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CANAFISTULA


Family: Fabaceae
Genus: Cassia
Species: fistula
Common names: Canafistula, Golden Shower, Indian Laburnum, Purging Fistula, Baton Casse, Ch'Ang Kuo Tzu Shu, Chacara, Nanban-Saikati, Samyaka, Sember Hiyari Agaci, Kachang kayu (Woody bean), Kallober, Keyok, Klober, Klohur
Parts Used: Fruit, Leaves, Bark

Plant      Flower

DESCRIPTION
Properties/Actions: Aperient, Analgesic, Antiviral, Astringent, Choleretic, Febrifuge, Hypoglycemic, Hypercholesterolaemic, Laxative, Purgative, Vermifuge
Phytochemicals:


This is a medium-sized, deciduous tree of about 10 meters tall. Leaves are compound, with 4-8 pairs of opposite leaflets. Flowers are golden yellow and in hanging bunches of up to 40 cm long. They appear when the branches are bare, just before the new leaves emerge. Fruits are woody, cylindrical pods, up to 50 cm long, becoming blackish with maturity. It is native to India, the Amazon and Sri Lanka, now popularly planted as an ornamental tree.

It large doses, the leaves and bark can cause vomiting, nausea, abdominal pain and cramps.




Quoted References


From Medicinal Plants Information of Orissa (India):
Local Names: Sunari (Oriya), Druhelumrahanu (Kandha), Dupunadali (Kandha), Hari (Munda), Pepenaeja (Santal)
Description of the Plant: Medium sized tree. Flowers light yellow. Flowers in April / June. Pods during June / August. Fairly common in the forests.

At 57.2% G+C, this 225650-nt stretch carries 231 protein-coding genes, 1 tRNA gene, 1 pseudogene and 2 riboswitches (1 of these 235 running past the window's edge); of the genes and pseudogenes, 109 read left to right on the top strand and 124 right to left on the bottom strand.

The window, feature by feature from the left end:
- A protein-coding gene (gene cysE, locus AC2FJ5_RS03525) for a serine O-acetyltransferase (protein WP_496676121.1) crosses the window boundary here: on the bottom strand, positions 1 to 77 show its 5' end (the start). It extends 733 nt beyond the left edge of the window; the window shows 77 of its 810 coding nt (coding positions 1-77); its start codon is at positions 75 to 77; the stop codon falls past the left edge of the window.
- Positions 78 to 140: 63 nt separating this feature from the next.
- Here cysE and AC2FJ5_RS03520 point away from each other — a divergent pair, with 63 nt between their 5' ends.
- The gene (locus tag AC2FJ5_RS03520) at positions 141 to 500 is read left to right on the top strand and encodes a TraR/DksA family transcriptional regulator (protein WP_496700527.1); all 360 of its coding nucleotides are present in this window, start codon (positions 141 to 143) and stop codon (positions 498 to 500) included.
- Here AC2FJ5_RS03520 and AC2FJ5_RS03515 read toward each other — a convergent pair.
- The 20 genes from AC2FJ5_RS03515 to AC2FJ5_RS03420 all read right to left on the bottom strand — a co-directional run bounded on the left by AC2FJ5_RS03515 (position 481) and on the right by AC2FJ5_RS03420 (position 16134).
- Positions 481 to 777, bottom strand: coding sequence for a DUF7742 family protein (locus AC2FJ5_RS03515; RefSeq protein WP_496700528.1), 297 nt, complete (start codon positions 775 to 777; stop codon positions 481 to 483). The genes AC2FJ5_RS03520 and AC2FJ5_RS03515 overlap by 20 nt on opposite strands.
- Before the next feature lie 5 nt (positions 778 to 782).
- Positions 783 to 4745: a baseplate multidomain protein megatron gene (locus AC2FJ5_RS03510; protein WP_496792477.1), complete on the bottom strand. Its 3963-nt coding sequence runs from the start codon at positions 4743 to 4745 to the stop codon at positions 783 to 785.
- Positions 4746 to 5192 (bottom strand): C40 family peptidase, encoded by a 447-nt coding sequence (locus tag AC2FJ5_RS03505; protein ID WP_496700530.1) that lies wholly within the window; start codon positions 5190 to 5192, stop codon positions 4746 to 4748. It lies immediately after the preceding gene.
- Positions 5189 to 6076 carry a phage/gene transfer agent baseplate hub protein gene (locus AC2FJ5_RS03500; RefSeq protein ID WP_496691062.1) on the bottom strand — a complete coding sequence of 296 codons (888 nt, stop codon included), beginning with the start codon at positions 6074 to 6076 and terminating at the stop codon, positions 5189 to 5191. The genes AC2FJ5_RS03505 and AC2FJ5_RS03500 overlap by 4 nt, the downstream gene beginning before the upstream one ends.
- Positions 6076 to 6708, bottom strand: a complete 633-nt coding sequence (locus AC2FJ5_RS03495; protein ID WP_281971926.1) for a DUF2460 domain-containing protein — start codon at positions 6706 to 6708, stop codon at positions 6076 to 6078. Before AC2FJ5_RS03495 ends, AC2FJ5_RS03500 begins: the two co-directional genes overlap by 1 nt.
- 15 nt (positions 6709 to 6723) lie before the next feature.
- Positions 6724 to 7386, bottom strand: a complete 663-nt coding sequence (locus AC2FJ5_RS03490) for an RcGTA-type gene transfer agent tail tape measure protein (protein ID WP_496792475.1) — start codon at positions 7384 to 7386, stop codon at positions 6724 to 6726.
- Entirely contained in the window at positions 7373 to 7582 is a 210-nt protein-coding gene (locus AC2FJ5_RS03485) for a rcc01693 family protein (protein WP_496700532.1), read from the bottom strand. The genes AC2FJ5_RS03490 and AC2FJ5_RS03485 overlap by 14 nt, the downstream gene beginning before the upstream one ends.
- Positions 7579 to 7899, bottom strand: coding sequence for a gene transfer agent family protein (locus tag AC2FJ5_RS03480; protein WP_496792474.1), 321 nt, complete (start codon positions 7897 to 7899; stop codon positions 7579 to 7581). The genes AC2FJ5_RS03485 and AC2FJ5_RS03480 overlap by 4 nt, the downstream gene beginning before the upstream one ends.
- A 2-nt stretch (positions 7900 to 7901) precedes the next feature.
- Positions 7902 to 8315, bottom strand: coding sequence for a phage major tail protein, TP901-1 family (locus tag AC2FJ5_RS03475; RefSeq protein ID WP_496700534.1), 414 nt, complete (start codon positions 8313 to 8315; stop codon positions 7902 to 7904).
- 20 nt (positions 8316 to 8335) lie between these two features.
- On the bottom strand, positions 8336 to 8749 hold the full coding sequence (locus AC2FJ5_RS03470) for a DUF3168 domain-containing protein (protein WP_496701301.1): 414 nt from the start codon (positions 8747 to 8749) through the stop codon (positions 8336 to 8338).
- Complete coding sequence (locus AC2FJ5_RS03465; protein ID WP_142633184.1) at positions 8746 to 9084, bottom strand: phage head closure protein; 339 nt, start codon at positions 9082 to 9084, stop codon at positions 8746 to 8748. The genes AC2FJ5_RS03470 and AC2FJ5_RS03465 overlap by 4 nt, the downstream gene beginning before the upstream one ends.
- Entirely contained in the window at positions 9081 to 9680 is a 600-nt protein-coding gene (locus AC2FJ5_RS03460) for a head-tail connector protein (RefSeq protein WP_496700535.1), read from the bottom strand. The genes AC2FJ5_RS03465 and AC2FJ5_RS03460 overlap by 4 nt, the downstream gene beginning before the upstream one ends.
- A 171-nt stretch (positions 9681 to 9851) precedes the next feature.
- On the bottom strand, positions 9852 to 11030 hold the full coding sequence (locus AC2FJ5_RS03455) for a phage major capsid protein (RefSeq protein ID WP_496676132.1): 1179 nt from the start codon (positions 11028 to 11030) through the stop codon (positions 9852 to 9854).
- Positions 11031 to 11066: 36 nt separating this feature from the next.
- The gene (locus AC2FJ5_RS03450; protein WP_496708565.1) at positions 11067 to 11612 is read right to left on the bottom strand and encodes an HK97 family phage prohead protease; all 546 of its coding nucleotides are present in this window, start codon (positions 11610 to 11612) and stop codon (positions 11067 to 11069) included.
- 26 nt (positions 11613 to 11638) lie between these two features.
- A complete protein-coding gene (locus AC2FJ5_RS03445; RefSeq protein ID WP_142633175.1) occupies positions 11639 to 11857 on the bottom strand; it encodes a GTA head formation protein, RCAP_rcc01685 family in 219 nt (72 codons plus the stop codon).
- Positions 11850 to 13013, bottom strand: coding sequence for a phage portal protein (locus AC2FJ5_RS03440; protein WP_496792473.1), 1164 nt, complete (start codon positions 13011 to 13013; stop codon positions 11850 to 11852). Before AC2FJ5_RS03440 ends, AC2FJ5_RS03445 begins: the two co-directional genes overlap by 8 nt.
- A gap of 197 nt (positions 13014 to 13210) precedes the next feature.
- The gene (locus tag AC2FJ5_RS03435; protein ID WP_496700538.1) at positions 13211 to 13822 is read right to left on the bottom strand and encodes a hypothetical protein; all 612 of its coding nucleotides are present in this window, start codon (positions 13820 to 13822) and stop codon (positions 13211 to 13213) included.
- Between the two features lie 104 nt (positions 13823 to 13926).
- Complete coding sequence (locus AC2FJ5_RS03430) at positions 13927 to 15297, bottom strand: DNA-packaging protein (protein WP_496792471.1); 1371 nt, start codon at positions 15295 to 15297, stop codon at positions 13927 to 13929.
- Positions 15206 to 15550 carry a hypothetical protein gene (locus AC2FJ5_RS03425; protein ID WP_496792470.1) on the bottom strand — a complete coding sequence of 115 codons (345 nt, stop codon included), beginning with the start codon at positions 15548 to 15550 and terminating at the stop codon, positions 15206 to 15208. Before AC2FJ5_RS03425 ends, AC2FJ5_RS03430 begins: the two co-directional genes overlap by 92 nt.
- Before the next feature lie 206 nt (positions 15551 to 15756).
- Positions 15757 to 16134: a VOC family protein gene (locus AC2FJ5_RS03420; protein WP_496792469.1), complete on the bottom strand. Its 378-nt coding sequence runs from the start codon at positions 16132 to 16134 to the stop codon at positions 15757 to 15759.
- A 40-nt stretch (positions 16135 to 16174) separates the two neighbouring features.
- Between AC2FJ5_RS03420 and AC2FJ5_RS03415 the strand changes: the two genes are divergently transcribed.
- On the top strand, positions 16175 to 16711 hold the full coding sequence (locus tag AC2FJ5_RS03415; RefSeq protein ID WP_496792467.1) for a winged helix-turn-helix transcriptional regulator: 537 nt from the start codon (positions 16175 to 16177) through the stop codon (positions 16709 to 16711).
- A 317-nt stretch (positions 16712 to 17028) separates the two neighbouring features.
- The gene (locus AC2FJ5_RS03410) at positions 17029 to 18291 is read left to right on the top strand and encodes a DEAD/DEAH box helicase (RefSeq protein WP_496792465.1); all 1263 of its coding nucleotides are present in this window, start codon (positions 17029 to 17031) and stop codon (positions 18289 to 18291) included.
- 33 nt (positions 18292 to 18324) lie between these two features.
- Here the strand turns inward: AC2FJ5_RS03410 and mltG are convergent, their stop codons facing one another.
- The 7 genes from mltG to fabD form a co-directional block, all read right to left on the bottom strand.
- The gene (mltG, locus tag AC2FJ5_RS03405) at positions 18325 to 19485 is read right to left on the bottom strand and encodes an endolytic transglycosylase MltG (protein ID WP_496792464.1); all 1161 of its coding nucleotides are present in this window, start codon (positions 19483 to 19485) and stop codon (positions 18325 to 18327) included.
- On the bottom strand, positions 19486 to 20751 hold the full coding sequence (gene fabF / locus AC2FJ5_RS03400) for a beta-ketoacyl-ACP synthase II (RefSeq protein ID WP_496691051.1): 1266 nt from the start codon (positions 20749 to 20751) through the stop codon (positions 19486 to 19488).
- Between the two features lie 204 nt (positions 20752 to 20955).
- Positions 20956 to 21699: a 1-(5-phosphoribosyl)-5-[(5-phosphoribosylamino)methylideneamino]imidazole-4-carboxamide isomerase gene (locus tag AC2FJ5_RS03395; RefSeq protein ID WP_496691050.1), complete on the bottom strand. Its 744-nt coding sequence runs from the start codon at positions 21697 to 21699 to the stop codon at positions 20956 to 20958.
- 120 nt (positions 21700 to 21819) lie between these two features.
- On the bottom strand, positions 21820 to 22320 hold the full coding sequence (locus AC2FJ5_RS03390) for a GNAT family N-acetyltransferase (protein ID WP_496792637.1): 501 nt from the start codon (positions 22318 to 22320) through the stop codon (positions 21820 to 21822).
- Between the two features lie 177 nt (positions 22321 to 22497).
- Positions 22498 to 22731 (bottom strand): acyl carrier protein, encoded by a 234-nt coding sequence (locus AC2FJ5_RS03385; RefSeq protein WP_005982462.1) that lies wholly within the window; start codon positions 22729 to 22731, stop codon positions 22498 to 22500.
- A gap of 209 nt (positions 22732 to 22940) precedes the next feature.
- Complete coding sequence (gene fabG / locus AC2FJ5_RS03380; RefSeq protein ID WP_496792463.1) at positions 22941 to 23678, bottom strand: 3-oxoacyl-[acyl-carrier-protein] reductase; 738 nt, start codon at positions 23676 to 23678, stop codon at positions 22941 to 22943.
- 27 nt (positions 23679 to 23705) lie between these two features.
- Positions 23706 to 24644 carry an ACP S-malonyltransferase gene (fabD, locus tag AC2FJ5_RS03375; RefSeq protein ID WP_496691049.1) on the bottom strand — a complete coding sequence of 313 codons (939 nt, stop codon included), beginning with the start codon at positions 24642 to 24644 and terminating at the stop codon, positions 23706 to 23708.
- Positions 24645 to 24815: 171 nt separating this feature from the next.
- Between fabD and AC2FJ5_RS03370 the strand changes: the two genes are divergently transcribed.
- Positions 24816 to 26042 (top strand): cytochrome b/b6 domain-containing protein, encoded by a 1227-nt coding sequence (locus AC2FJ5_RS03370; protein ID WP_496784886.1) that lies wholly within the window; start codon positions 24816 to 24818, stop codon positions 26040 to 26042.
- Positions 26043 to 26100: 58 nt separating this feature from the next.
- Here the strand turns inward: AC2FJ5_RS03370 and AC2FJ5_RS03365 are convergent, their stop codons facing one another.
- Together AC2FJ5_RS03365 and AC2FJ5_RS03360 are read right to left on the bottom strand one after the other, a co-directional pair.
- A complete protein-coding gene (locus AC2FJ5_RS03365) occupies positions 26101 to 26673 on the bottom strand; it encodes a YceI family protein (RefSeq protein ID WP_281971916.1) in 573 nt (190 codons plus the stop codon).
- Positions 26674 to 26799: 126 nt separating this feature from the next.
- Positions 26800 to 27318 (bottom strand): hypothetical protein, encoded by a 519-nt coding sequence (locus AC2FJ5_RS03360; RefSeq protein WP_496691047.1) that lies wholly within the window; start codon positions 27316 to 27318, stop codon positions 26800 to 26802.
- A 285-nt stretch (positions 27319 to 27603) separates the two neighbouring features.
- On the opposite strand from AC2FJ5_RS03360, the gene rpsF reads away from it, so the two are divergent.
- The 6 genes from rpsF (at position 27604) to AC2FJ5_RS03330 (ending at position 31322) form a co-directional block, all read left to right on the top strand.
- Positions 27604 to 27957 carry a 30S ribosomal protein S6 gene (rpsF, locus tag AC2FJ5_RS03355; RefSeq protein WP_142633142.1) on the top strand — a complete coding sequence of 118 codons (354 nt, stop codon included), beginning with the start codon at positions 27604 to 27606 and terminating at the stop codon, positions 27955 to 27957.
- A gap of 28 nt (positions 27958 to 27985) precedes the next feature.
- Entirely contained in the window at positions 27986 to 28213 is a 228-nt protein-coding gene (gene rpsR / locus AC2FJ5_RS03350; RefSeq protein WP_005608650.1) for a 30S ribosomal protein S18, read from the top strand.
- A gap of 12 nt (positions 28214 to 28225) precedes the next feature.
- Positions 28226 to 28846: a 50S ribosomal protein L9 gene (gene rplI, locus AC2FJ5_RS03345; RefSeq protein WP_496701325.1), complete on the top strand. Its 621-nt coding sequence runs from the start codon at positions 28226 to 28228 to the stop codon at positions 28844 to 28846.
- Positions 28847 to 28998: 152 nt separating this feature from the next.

Plant Parts Used: Root / Stem / Bark / Leaf / Fruit / Seed.
Healthcare Properties:
  1. Boils: Boil 100 g leaves of Cassia fistula in 3 kg of water till 250 g of decoction remains. Apply the decoction once a day after taking bath. Continue until the boils are cured. (H-4) [OR-4-2-180]
  2. Blood dysentery: Grind together the root of Cassia fistula and the root of Holarrhena antidysenterica and extract the juice from ground root. Filter it. Take 4 teaspoonful of this juice once a day for two days. (D-2) [OR-3-2-225]
  3. Burning sensation while urination: Grind the leaves of Cassia fistula to make paste. Apply the paste on the naval before going to bed at night only once. (S-6) [OR-2-3-1499]
  4. Cough: Grind together one fruit each of Terminalia chebula, Terminalia bellerica and Emblica officinalis with 10 g dried ginger, 1 piece of Piper longum and 10 leaves of Cassia fistula to make paste. Prepare 30 pills out of this paste. Take one pill as a dose thrice a day for 10 days. (L-3) [OR-4-2-166] (OR) Grind the bark of Cassia fistula and extract juice. Take 20 ml of this juice and massage the residue on the chest. (B-29) [OR-2-1-1158]
  5. Constipation: Grind the seeds of the Cassia fistula to make paste. Take 5 g of the paste orally with warm water only once. Then take stale rice water to check motion. (S-6) [OR-2-3-1194]
  6. Eczema: Grind the tender leaves of Cassia fistula with stale rice water to make paste. Before applying the paste, wash the affected area properly. Apply the paste on the affected area twice a day for 7 days in case of children. (P-12) [OR-1-2-266]
  7. Ringworm: Grind the tender leaves of Cassia fistula to make a paste. Before applying the paste on the ringworm, rub the affected area to get good result. Then apply the paste on the ringworm as an ointment. (B-19) [OR-1-2-246]